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A visual depiction of the flow of project deliverables - or mini-deliverables - through the project. Often used with the processing of a batch of items through the same steps.
When to use
The Kanban Schedule is ideal for a project that has a batch of items which must be processed through similar project management steps, such as the development of software modules or the qualification of many vendors/suppliers. It is also used as a primary scheduling tool for Agile/Scrum projects.
Kanban schedules are displayed with two formats. The principle used for managing the schedule is identical, but the display is different. The Flow Board display is best used with small projects and with Agile/Scrum projects. The Matrix display is best used on large projects where a "batch" of items must be processed through the same project steps.
- Decompose major deliverables into tasks.
- Each task must be tracked separately so it is documented on a unique task item.
- Place all items in the first column, representing the scope of the project plan.
- When a tasks is started, it is moved to the "Work In Process" column.
- When the task is finished, it is moved to the "Done" column.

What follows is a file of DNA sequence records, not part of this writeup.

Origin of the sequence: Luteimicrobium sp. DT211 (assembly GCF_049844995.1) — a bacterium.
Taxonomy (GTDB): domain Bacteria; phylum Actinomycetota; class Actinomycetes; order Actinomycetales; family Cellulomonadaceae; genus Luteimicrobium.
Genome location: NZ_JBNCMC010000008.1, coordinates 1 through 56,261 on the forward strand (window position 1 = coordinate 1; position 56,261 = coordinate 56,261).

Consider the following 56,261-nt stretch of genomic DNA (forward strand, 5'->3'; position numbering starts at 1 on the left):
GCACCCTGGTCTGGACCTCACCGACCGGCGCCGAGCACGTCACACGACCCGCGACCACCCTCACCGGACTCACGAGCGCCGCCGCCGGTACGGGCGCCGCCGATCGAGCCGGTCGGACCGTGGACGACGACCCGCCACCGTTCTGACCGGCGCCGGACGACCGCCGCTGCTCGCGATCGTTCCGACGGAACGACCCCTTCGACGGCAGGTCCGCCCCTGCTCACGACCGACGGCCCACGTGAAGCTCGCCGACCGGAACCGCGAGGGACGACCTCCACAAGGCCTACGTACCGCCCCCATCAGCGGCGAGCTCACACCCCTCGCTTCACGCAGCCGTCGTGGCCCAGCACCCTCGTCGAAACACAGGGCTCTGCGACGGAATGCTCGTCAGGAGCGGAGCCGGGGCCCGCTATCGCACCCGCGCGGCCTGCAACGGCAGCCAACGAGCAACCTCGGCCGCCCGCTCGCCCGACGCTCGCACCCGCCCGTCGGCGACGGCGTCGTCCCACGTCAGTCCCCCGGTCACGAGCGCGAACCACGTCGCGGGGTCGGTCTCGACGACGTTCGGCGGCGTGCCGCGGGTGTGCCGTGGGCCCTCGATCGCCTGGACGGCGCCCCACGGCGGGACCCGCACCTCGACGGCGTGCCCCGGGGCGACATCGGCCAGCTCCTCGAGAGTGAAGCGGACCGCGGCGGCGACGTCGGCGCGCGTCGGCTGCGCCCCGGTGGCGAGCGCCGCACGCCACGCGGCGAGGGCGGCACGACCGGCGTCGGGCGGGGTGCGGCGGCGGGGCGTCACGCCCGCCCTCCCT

- If a task becomes delayed or encounters a problem, it is moved to the "At Risk" column and receives special attention from the project manager and appropriate Core Team members.
- Create the project schedule based upon project requirements and constraints using Milestone Charts, Gantt Charts, or Network Diagrams.
- Identify tasks that are a batch – a similar set of activities applied to multiple items.
- List the items in the first column of the matrix and the activities as column headings.
- Plan an end date for each item and activity and place it in the appropriate cell of the matrix.
- Show the batch as a single summary task on the Gantt Chart or Network Diagram.
- As the work is completed, change the background color of the cell to indicate that it is done.
Hints & tips
The approach is not appropriate on all projects, but where it is, it will save time in both planning and tracking progress and often provide a better sense of true schedule progress than any other project scheduling tool.
It is easy to calculate a "percent complete" for the project or batch by just considering the percent of tasks in the done column or of cells in the matrix that are completed. Senior management often asks for a percent complete for the project and it is very difficult to provide that from a Gantt chart or Milestone chart.
During project execution, this technique will place a spotlight on tasks or activities that are falling behind, allowing the Core Team to take early corrective action.
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